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Being a ghostwriter is a bit like being an actor – without the potential for fame or money – in that before you get the job you usually have to go for an ‘audition’. This generally involves meeting the subject of the book (ie. the person whose name will be on the cover) so they can check you’re not a stalker.

And, like an actor, you need a thick-ish skin for the inevitable occasional rejection.

Over the years I’m proud to admit that I’ve been turned down by some very famous names. Reasons for not hiring me have included “not funny enough”, “too old” and “not Northern”, yet generally these rejections have simply bounced off my rhino-like hide. You can’t take it personally, I’ve got to meet some fascinating and wonderful people, and besides, if you’re going to write your memoirs at 19 then it’s no wonder you consider anyone over 25 ancient. Good luck with finding a teenage ghostwriter, love.

CW and MB

With one of my VERY lovely ghostwriting clients, Dame Mary Berry of Cakeshire

Yet there is one huge star who turned me down for a job – and I’m afraid to say it’s been bugging me ever since, because IT SHOULD HAVE BEEN MEEEE!

What happened was this. I got a call from my agent (because, like actors, we writers need agents cos we is too thicky-dumb-dumb to deal wiv money) who told me that an A-list celebrity was going to write her autobiography and, by some miracle, I was on the list of ten ghostwriters who were being considered. So far, so routine.

The weird thing was, however, my agent had no idea who the celebrity was. Not a clue. Her identity was being kept a secret because she was so famous that if we knew who it was our tiny muggle brains might explode  – either that, or they wanted to keep news of her autobiography out of the papers at this early stage. Anyway, the star’s PA was going to meet the ten candidates on her behalf, and would then select the final two who would be granted an audience with her majesty, which effectively meant that the ten of us would be in the weird situation of going for an interview for a job that we knew absolutely nothing about.

HOWEVER.

The star’s people hadn’t banked on the fact that I used to be a celebrity journalist and as soon as I heard the name of the star’s PA – let’s call her Daisy – I knew beyond a doubt the identity of the woman in question. Let’s just say she was a Very Famous Singer (VFS).

Well, I was literally giddy with excitement. Not only was I up for this amazing job, I had an immediate advantage over all the other candidates because I knew who she was! 

Armed with this covert intel, my meeting with Daisy went brilliantly. I mentioned how much I loved dogs (knowing the VFS owned one herself), I geared our conversation towards subjects that I knew the VFS would find interesting: I basically did everything I could to show that I would be the perfect ghostwriter for the VFS without letting on that I had any idea who she actually was.

Two days later my agent called to tell me I was down to the final two. I was going to meet the VFS. I’m not one to toot my own trumpet, but this was so in the bag…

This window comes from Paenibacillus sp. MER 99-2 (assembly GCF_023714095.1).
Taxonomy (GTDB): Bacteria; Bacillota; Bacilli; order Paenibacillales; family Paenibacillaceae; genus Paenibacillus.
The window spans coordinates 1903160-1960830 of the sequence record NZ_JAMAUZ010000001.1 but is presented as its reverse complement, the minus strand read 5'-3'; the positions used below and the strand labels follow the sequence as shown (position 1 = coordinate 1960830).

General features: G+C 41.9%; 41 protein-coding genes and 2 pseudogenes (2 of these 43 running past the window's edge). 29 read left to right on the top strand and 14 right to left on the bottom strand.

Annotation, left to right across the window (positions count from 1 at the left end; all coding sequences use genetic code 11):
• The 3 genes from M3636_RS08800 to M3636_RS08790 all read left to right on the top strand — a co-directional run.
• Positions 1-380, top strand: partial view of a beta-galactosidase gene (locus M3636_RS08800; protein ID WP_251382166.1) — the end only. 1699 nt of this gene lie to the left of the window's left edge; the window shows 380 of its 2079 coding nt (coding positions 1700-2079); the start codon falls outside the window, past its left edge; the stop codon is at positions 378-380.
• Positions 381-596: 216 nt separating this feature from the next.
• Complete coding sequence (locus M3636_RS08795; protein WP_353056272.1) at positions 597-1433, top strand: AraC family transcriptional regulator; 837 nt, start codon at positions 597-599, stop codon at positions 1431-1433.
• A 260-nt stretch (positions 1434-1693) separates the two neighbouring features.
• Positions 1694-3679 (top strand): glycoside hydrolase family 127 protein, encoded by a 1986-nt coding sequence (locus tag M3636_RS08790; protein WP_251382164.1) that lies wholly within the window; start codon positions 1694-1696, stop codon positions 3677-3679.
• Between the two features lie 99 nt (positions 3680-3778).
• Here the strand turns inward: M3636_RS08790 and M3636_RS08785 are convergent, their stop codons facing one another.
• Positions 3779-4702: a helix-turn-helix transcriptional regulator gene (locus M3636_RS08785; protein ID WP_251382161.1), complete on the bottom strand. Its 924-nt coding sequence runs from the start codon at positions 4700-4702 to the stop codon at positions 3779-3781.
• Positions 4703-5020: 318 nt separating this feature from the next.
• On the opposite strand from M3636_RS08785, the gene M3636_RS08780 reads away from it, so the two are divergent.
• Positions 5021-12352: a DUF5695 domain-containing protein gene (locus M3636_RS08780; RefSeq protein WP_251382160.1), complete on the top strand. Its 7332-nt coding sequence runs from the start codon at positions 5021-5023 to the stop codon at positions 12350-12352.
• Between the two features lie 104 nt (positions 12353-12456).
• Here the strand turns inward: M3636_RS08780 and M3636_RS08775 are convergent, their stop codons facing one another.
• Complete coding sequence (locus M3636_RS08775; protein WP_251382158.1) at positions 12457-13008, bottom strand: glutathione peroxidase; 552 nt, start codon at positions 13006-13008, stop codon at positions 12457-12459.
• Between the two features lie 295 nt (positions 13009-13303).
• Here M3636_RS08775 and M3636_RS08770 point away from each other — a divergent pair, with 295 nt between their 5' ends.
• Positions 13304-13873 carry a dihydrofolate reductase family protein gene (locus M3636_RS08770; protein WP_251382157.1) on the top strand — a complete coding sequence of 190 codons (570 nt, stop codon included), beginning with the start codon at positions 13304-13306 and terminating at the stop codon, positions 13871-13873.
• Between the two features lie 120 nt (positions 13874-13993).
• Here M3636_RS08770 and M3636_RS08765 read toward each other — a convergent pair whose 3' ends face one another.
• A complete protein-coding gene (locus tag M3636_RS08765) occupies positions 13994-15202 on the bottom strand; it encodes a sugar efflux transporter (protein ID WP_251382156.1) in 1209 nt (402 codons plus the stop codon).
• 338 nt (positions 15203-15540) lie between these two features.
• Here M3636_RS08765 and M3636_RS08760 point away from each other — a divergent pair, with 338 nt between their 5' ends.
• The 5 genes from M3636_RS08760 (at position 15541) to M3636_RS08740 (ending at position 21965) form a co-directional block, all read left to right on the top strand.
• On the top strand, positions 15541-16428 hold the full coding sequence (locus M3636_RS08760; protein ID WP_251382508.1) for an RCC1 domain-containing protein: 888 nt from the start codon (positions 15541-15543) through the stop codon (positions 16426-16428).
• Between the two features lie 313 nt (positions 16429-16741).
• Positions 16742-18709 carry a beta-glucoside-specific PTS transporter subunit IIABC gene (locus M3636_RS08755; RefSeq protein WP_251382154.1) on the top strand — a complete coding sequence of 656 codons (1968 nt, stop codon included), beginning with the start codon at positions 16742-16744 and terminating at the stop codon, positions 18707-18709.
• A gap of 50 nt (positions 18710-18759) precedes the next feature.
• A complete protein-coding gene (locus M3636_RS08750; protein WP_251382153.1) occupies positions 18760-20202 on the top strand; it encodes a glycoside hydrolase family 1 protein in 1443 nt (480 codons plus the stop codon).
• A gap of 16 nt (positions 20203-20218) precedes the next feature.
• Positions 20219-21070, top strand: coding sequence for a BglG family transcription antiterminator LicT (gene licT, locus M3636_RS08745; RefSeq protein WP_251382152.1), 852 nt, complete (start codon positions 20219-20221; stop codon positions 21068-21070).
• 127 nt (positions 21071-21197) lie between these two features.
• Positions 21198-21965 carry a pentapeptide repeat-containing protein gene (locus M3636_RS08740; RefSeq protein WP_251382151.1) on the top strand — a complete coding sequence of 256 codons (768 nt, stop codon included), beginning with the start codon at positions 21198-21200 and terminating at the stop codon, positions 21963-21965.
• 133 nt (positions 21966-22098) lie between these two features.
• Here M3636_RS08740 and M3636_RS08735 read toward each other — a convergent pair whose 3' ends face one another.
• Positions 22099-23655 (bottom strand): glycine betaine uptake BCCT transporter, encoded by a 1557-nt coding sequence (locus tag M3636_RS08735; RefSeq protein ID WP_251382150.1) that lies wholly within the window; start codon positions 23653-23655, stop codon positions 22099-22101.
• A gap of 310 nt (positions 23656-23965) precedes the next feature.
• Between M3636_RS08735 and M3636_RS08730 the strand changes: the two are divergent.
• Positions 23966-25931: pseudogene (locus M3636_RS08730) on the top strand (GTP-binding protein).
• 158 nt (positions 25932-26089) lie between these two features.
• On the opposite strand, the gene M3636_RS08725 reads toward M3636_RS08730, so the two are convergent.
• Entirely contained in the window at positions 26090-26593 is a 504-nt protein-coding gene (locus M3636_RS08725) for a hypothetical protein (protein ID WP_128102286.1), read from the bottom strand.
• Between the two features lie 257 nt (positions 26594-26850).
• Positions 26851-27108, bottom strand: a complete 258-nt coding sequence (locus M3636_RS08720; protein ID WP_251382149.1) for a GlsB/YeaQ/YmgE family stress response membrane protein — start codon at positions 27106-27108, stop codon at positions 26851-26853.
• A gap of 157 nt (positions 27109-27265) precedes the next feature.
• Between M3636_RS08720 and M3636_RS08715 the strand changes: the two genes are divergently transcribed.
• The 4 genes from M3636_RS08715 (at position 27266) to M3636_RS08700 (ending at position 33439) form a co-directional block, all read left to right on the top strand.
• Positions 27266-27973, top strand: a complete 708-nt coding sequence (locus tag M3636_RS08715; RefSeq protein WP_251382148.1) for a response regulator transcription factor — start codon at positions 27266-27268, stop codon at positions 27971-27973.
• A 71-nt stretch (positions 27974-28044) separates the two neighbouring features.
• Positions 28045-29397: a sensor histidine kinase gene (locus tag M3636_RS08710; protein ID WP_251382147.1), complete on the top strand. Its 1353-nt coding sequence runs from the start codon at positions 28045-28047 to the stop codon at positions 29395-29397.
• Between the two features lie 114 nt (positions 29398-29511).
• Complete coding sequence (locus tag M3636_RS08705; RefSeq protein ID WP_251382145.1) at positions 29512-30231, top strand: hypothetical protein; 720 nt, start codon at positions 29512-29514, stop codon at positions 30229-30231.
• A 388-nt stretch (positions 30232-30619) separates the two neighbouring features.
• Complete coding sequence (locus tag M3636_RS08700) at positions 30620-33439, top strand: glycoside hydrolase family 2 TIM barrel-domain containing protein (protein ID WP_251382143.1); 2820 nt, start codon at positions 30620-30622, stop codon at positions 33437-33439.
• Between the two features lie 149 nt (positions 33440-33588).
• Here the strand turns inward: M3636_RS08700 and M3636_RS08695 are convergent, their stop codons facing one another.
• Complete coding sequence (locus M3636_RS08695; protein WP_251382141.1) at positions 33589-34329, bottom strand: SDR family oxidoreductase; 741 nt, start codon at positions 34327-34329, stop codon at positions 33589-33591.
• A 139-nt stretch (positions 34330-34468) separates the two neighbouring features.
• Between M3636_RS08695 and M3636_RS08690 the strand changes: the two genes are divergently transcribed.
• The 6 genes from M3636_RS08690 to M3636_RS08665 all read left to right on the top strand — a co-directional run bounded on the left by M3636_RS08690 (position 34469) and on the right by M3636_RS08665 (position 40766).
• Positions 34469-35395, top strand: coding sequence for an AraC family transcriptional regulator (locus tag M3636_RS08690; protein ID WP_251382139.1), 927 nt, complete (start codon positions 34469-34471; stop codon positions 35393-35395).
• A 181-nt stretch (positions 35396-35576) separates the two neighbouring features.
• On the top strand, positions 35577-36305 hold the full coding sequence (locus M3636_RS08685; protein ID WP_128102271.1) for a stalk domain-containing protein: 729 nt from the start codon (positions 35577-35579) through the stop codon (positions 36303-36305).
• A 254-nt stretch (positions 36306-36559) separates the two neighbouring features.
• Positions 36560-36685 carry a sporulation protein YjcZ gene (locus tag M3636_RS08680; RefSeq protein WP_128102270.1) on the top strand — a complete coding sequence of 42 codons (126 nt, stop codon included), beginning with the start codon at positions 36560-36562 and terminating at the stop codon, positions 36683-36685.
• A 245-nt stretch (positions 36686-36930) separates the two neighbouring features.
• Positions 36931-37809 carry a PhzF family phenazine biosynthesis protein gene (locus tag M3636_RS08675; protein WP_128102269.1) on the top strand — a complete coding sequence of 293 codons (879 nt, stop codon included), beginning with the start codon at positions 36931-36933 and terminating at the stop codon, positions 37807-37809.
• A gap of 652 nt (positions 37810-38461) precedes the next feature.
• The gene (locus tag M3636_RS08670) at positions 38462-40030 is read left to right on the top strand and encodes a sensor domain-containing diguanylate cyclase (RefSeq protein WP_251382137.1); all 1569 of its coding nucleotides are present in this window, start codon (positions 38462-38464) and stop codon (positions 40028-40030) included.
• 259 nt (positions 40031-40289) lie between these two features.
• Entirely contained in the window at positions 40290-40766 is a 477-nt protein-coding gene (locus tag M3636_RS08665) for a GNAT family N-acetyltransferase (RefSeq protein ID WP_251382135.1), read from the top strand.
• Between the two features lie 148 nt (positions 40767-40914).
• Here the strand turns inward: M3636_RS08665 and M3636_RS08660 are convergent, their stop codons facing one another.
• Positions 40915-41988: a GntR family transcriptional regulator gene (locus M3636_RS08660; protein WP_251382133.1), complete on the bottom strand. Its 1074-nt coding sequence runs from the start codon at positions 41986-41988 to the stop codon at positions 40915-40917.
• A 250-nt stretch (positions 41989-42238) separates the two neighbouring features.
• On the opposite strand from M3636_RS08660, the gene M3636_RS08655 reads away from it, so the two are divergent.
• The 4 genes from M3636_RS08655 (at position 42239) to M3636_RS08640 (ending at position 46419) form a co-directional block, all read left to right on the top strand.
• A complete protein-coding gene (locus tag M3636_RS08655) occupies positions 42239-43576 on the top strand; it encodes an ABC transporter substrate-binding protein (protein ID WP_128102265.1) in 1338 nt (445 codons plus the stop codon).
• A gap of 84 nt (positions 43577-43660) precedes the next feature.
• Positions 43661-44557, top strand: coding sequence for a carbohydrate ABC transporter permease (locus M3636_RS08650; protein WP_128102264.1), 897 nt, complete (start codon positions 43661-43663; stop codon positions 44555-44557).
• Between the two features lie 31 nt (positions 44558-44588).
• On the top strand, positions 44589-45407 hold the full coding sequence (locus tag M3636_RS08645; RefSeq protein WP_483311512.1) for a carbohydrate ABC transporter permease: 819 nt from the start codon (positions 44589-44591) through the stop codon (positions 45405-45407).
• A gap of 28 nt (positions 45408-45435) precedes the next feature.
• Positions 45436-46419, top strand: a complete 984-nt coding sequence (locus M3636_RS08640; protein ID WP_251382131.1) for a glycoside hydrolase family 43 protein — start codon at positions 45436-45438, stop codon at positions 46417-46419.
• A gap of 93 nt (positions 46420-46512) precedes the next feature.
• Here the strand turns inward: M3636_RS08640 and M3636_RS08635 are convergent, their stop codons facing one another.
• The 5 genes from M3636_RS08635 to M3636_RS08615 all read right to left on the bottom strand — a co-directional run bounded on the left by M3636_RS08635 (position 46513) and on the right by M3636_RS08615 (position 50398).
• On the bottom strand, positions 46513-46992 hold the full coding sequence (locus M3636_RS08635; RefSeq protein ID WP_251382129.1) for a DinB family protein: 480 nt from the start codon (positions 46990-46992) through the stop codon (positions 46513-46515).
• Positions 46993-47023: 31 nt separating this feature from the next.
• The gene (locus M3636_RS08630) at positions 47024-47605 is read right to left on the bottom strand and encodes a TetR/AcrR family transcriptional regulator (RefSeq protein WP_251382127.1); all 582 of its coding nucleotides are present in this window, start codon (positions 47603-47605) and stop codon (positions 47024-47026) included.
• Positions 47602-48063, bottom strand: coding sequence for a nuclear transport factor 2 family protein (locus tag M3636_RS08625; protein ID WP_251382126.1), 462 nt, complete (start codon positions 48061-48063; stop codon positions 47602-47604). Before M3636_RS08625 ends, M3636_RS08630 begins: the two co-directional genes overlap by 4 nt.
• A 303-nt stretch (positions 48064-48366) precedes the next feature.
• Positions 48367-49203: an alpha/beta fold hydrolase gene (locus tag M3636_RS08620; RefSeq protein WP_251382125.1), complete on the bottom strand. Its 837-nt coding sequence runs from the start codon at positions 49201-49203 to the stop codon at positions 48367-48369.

And so it came to pass that a week later I arrived at an office in central London, breezily confident that I would ace this interview as I had the one with Daisy. I was shown into a room and there she was: a titchy, tiny, perfectly symmetrical, pocket-sized package of hair and teeth. Smiley and radiant. Heart-meltingly beautiful, obviously. But with a look in her eyes that said, I will fucking SLAY YOU if you cross me.

Suddenly, I was horrifically nervous.

“Ooh, I love your cardi,” she said softly, still smiling.

“It’s from Monsoon, but it’s last year’s I’m afraid.” Then I remembered who I was talking to. “Although you could probably just phone up and they’d make you one for free. In fact, they’d probably pay you to wear it! Or you can have mine – but it’ll cost you! HAHAHAHA!”

She continued to smile, icily polite. My nerves kicked up a gear.

“So, what sort of books do you like to read?” she asked.

My mind instantly went blank. I love reading, there’s always a half-finished stack of books by my bed, I am a bloody writer for Christ’s sake, but I couldn’t think of anything at all, except…

“Beowulf,” I said, remembering a book I had skimmed at university, 15 years ago. “The epic Anglo Saxon poem. Have you, um, read it? It’s really quite good.”

“No, I haven’t.” Of course she hasn’t, you div. It’s an epic Anglo Saxon poem.

“And I believe you used to work for Closer magazine?” she went on.

I flinched, vividly remembering the time her publicist had phoned me in the office and screamed at me for five minutes because of a story I’d written about the VFS’s love life.

“Yes, but only doing the interviews, I didn’t write the gossip stories,” I said quickly. “That was… someone else. Not my sort of thing at all. I just did the chats. Nice, friendly, PR-approved stuff, you know? Besides, that was ages ago…”

And then – that was it. By some invisible sign the VFS instructed her people that I was to be dismissed. I hadn’t even had a chance to tell her how much I loved dogs.

She said that it was lovely to meet me, but her eyes were telling a different story. They were telling me that I was pathetic, and she wouldn’t work with me if I was the last person on earth.

Sure enough, I didn’t get the job. It would have been a really tough gig: the publisher wanted the book finished in a couple of months, and access to the VFS sounded horrifically limited. It would have been stressful and demanding, and I don’t even like her music that much.

And yet…

Why didn’t you like me, Very Famous Singer? What the hell is wrong with me?? We could have been friends. YOU COULD HAVE BORROWED MY CARDI!